I wanted to feature this piece specifically because it incorporates lots of gold. I like it so much that I gave it a name;(something I have not made a habit of thus far). It is entitled “Heaven’s gate” as this was the first term that came to my mind when it was completed.
I used gold leaf, green and blue acrylic on this 12 x 6 inch canvas. The only qualm I have with this work is that it isn’t as large as it deserves to be (in my opinion). There is some limited relief and texture in this piece, and the blending is quite well executed.
I have not sold this piece yet, but even if it doesn’t sell I am happy to have it hand on my wall for as long as I am able to.
I created these as complimentary pieces using gold leaf. Each measures to be about 36 x 24 inches- quite large for acrylic on canvas. My goal was to create a glimpse into an underwater wold with dark colours blended into light yellows and gold.
I have hanged the two pieces in landscape orientation with the piece on the right above the piece on the left in my home: my hope is to create a statement wall of art that will act as a “conversation starter” in our dining area. I love interior design: especially when it is for my own home.
On the left
I like the use of violet (purple) as I rarely use this colour. It’s a colour that evokes deep emotion, and I find my eyes drawn to it when I behold this piece.
It’s very lovely.
The introduction of yellow at the top of this piece was a risk: I don’t actually love that hue of yellow as I feel that it contrasts too much with the violet colours (perhaps that is why I don’t often use violet as I find it difficult to compose colour schemes when it is involved).
On the right
I painted this piece first (before the one on the left). The colours are softer- much more somber than the hard contrast of the companion piece. There is much more gold leaf in this piece, and the dominant colours are grey and sky blue. I think this one captures the “underwater” theme more concretely.
I am looking forward to creating more pieces like this, and I think I am developing a distinct style for acrylics on canvas.
I snapped this shot on a beautiful November afternoon in Hamilton.
I absolutely am an admirer of the architecture seen here at the tops of this row building. I would assume that this was one large building at some time in the past due to the consistent style of windows, and the continuous use of the same decorative brackets and cornices.
There are a few locations in Hamilton where this style is experiencing a revival- either that or they are borrowing from the existing style of older buildings (like the one you see above) to create uniformity and identity.
This uniformity is something that many other places use to give specific neighbourhoods a unique look and feel. One town that comes to mind is Unionville, north of Toronto. Here are some shots of Unionville buildings:
Thanks for stopping by.
**Updates** Images of buildings in downtown Hamilton that illustrate the continuity of the architectural style described earlier. I love that you can find the classic heritage buildings with the style; as well as many new constructions.
A limpet is an aquatic snail with a shell that is broadly conical in shape. “Limpet” informally refers to any gastropod whose shell has no obvious coiling, like the coiling which can be seen in the shells of garden snails or winkles- Wikipedia via Google Search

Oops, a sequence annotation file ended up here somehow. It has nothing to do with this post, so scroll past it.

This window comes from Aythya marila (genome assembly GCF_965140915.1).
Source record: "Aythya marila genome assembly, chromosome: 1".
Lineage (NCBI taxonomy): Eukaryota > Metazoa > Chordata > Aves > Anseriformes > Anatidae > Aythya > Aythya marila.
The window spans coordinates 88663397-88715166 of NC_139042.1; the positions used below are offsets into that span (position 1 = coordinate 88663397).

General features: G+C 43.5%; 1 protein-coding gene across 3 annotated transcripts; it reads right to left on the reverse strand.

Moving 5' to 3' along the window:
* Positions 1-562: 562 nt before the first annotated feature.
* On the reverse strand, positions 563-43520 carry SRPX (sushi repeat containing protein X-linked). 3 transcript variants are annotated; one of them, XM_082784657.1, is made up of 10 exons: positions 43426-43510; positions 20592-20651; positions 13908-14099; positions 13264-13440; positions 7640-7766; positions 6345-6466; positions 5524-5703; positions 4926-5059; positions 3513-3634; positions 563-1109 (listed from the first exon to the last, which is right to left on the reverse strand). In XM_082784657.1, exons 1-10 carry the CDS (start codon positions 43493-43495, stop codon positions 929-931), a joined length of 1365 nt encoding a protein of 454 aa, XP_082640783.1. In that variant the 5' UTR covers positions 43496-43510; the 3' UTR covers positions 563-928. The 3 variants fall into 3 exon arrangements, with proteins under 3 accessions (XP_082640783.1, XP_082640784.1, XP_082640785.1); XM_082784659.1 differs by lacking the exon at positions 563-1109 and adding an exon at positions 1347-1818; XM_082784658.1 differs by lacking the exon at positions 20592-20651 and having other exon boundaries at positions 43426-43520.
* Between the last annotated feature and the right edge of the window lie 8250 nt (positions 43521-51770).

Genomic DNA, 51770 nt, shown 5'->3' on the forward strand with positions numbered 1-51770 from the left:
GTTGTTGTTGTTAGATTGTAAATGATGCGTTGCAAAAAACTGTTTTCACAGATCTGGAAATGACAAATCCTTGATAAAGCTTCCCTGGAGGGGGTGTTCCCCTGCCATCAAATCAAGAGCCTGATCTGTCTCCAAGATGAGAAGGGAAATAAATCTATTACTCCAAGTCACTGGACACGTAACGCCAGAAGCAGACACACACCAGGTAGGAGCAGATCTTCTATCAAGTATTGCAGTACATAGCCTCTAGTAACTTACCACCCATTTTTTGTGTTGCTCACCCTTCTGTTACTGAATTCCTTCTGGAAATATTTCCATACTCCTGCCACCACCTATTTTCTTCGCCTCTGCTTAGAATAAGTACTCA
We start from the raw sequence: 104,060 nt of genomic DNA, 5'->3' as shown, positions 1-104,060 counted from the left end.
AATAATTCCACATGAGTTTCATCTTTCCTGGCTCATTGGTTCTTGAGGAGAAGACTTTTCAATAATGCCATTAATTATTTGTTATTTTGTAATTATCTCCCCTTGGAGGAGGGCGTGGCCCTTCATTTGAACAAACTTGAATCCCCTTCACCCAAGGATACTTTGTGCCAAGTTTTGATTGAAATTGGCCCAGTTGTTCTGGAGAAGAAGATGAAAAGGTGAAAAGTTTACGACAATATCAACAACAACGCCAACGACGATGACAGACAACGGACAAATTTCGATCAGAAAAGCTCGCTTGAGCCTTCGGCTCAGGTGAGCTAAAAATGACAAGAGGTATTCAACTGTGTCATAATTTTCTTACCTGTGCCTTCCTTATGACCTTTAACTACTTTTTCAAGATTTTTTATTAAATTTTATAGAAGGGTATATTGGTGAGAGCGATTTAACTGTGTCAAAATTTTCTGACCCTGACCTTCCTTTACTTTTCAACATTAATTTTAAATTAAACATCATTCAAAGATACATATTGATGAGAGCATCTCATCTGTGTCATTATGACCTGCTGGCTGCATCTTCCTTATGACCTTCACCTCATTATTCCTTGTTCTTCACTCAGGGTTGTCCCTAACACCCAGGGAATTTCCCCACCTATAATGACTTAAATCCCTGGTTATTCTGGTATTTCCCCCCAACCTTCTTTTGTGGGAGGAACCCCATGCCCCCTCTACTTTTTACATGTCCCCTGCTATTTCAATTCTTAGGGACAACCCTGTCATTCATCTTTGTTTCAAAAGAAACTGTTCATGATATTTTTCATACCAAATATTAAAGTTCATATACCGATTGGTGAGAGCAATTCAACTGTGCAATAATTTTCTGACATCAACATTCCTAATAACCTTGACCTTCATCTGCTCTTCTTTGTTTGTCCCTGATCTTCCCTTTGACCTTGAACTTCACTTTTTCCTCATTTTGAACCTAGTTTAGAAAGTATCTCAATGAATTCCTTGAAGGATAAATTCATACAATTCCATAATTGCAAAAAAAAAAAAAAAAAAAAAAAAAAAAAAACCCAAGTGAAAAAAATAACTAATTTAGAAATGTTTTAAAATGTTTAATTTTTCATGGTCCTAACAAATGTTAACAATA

I was dining with family recently when we sat down to a meal that featured Portuguese Limpets. They were prepared inside of their beautiful shells, and I was fortunate to save a few to clean and reuse.
The back of the shell is rough, but it is covered with a small amount of algae when fresh.
The opalescent colour on the inside of the shell reminded me of a flower, so I incorporated a few into an art piece I had been working on.
By gluing the shells to the canvas, I aimed to create a textured bouquet as the centerpiece of my artwork.
I love to create pieces that borrow from the style of Matisse. The thick and heavy lines used in his work always seem to be like a cartoonists impression of a real life scene.
Matisse would often capture relate-able snapshots into what I imagine might be a Sunday afternoon. The observer gets to imagine the mood within that setting; sometimes including a dog or cat sprawled out and enjoying an empty apartment while the owner stepped out to shop.
I created this piece this month- it took about 6 hours. I really enjoy the colour composition; the play between light and dark. It’s really easy to lose yourself in the arrangements demonstrated, and I’ve found guests who have seen it in person to stare at the intersecting lines in a Rothko-esque fashion. (Famed artist Mark Rothko (d. 1970) was said to believe that large art is best observed 18 inches away from the canvas surface.)
You can check out the listing for this piece here.
This was one of my first canvases that I made from scratch; by cutting knotty pine to size and using wood glue and staples to secure the rectangular shape. I don’t think i had discovered gesso yet, so I made a mixture of white acrylic paint, Elmer’s glue, and wood glue to prime the cotton material for painting.
As a sewing aficionado, I have a rather large collection of fabric that I keep in my studio. It has resulted in a great segway into stretched canvas creation for my paintings. (You can bet your pants that I will explain more about that in a future post)